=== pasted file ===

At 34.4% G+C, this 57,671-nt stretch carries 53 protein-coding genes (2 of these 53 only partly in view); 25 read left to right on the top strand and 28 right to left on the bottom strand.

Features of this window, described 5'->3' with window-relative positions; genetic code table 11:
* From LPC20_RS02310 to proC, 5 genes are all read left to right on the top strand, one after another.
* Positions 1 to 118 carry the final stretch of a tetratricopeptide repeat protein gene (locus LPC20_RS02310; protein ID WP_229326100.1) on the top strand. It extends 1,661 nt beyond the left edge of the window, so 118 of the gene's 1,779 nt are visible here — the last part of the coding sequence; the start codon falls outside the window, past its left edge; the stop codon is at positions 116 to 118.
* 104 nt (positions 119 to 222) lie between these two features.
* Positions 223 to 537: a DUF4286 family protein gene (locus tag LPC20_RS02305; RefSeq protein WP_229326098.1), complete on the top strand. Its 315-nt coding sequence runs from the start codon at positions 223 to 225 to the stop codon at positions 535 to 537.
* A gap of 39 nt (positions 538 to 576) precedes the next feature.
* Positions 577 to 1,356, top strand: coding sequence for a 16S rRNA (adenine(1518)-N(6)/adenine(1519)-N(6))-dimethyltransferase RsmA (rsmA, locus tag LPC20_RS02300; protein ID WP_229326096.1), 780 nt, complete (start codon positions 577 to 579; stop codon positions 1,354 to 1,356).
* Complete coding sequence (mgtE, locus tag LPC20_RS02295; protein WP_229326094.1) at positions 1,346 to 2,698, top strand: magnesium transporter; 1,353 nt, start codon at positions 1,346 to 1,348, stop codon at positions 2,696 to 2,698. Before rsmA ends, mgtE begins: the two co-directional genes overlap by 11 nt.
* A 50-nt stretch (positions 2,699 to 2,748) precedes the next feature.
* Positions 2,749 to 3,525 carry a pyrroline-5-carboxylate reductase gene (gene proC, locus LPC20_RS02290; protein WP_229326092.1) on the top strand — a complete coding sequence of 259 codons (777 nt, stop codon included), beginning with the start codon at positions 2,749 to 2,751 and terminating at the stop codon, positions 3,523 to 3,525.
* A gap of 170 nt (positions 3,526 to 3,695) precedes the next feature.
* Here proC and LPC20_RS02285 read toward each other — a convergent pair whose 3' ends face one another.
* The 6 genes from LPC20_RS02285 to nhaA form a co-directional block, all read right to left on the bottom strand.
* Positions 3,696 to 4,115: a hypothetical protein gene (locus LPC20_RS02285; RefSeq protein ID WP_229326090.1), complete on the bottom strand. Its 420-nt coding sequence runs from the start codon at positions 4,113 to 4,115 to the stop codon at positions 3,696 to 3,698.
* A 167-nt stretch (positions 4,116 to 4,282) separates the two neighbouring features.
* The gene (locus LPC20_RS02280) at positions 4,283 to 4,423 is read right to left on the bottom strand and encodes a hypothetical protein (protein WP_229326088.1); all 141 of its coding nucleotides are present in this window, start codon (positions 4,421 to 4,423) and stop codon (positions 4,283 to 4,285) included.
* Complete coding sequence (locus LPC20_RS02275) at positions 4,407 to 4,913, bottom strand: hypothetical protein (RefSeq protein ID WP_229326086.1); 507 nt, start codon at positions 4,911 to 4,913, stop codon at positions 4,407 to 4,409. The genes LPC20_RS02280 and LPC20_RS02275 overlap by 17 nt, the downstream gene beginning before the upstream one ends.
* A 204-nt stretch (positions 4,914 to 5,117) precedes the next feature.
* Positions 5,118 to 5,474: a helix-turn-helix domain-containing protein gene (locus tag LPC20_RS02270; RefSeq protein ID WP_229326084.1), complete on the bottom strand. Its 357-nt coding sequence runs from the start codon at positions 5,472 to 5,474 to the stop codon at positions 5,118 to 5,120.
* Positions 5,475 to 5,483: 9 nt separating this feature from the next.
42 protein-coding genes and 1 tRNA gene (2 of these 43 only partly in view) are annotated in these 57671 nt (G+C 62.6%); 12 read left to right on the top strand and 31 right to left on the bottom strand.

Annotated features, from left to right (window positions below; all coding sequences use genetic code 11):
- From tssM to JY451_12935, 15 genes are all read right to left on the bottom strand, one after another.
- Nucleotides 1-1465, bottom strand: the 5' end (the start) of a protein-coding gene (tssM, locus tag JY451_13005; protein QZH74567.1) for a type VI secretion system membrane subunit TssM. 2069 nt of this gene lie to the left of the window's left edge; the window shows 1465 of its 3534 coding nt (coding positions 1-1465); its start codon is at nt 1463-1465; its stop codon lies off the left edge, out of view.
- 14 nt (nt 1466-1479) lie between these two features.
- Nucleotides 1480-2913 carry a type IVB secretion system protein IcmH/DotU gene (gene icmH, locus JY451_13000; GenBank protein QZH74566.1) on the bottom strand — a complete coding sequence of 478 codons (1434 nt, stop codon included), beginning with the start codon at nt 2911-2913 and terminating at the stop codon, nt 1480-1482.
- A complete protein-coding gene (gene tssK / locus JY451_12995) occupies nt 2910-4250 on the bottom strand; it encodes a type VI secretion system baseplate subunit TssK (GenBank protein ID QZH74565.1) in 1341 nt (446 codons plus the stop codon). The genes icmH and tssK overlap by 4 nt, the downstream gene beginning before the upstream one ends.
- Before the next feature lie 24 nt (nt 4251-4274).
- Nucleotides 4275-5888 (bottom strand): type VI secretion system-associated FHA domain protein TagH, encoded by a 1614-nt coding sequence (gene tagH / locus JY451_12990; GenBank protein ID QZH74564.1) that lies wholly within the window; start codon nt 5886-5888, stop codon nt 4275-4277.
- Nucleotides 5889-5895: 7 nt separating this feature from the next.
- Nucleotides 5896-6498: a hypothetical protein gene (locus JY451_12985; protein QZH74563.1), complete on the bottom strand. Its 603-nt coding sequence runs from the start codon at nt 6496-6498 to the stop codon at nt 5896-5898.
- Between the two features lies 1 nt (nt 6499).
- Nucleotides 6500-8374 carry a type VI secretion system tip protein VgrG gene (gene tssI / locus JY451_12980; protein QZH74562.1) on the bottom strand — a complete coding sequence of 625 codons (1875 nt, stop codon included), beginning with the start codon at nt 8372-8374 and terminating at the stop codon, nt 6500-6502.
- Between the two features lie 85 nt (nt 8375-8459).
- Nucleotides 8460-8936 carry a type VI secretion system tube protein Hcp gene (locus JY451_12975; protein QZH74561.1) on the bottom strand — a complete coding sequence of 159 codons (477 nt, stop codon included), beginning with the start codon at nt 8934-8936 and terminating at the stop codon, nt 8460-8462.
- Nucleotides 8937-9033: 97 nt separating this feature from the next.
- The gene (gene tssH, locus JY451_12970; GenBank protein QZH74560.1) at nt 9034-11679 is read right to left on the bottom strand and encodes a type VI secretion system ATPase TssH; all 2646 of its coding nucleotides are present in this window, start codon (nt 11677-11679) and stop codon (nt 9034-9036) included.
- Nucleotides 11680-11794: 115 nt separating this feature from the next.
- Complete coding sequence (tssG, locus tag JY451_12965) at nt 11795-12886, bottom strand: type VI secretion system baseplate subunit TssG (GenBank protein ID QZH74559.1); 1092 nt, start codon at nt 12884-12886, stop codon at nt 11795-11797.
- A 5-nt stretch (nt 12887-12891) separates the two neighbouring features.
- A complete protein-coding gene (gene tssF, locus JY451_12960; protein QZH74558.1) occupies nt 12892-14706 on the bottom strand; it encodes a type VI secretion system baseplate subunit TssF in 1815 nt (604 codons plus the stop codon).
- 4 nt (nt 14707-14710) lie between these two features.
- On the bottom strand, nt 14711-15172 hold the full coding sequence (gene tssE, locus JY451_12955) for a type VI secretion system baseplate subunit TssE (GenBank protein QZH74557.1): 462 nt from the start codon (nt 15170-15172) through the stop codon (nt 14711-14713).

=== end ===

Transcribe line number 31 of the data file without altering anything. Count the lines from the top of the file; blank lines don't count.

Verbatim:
- Nucleotides 5889-5895: 7 nt separating this feature from the next.